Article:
| Architosh founder Anthony Frausto-Robledo interviewed M. J. Neal this winter about his very exciting work, much of which is highly engaging modern architecture, deeply rooted into the place of Austin, Texas. |
AFR MJ thanks for taking the time to talk to us. First off I would like to say I really like your work and the things you are doing on the Mac.
MJ Thanks very much.
AFR Let me start off with some background stuff so we can get to know you. So you are a native of Texas and went to college there as well. What prompted you to go to Los Angeles after you graduated from architecture school ?
MJ Well...Texas had a huge bust in the mid 80's and there was a mass exodus of architects from here. Some of us went West and others went East. I just happened to go to LA.
AFR When you were in Los Angeles, you worked for a few different firms..did you bring anything exciting back from your 'LA experience' ?
MJ Yes. The first firm I worked for was William Brantley Architects. He really considered himself more of a sculptor than an architect. And so he really dealt with things as a sculptor rather than an architect. He dealt with things in a sculptural way that was really interesting to to be a part of. And then Frank Fitzgibbons..who is just a wonderful architecta wonderful man toohe had actually worked for Meier, Giurgola and Breuer...so it's like he passed on a heritage coming directly from the Bauhaus, just one person removed from Breuer who was actually over at the Bauhaus.
AFR Right, so you are kind of naturally inclined toward Modernism then?
MJ Yes. I always have been, even in school. You know the Post Modern thing was really pervasive when I was in college and I actually thought it was very distasteful.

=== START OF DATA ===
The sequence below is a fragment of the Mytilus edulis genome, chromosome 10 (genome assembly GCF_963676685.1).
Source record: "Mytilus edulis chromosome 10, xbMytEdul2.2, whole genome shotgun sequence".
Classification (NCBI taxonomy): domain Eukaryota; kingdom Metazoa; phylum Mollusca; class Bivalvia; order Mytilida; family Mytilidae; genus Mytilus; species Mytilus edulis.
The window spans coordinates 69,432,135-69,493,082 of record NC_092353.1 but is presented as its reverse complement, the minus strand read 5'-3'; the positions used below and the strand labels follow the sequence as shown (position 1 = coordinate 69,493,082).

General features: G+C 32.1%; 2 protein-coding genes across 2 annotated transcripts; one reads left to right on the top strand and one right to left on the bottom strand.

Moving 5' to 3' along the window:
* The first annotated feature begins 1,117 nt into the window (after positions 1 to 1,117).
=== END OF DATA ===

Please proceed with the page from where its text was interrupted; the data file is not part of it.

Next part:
AFR Can you tell me a little about your fine arts training?
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MJ Well, I actually have been drawing since I was a little kid. I remember asking my Mom as a small kid how to draw people and she'd draw stick figures...I have always been interested in drawing people. So a lot of my artwork deals with the human figure, or more an abstraction of it into some kind of figurative art.
While I haven't done it in many years I was really working with these 16 to 18 feet long by 6 feet high...really large canvases...and really abstracting the body out, trying to capture a sensual quality.
AFR I thought that it was very interesting that you were working with a filmmaker and focusing on restaurant design. Can you talk a little bit about that? What were you trying to accomplish by working with a filmmaker in architecture?
MJ Well, I have always been interested in movie making and have worked in that industry some. For some reason, I have been around a lot of theater people and movie people since college; I don't know why they keep coming into my life!
Restaurants themselves can have a real theatricality to them. They can become an event of sorts, a ritual people don't even realize they are a part of. With Darrell, we wanted to capture the theatrical possibilities of a restaurant setting by combining our talents.
AFR You are not only talking about architecture as stage but trying to arrive at an architecture that raises itself to the level of theatricality in terms of expression.
MJ Absolutely, I think that would be certainly one way to put it. It really does raise itself to theater. But also -- to use a really old cliché -- the 'whole world's a stage' -- and so if we can do these restaurants that really engage your senses, manipulating your whole experience, from the entrance to the food, how you are directed into the space, how you feel where you sit....the way the light comes in, the surfaces of the materials...everything to the flatware, then you are elevating that experience of architecture.
"That's using the term 'vernacular' in its true sense, 'of the place itself'."
AFR How would you describe the architectural culture in Austin today and where do you see your firm's role in that?
MJ Well...I was pretty frustrated a couple years ago by what is going on here. There are some people doing some really nice stuff, what you would term as classical Texas vernacular, where they are using a lot of materials and things and expressing them in a way that is really responding, maybe, to the Texas past.
But a lot of what has happened down here is really bad. And there really isn't a whole lot of modern architecture going on. And I think we can do very vernacular contextual architecture and still have it be very modern. That's using the term 'vernacular' in its true sense, 'of the place itself' .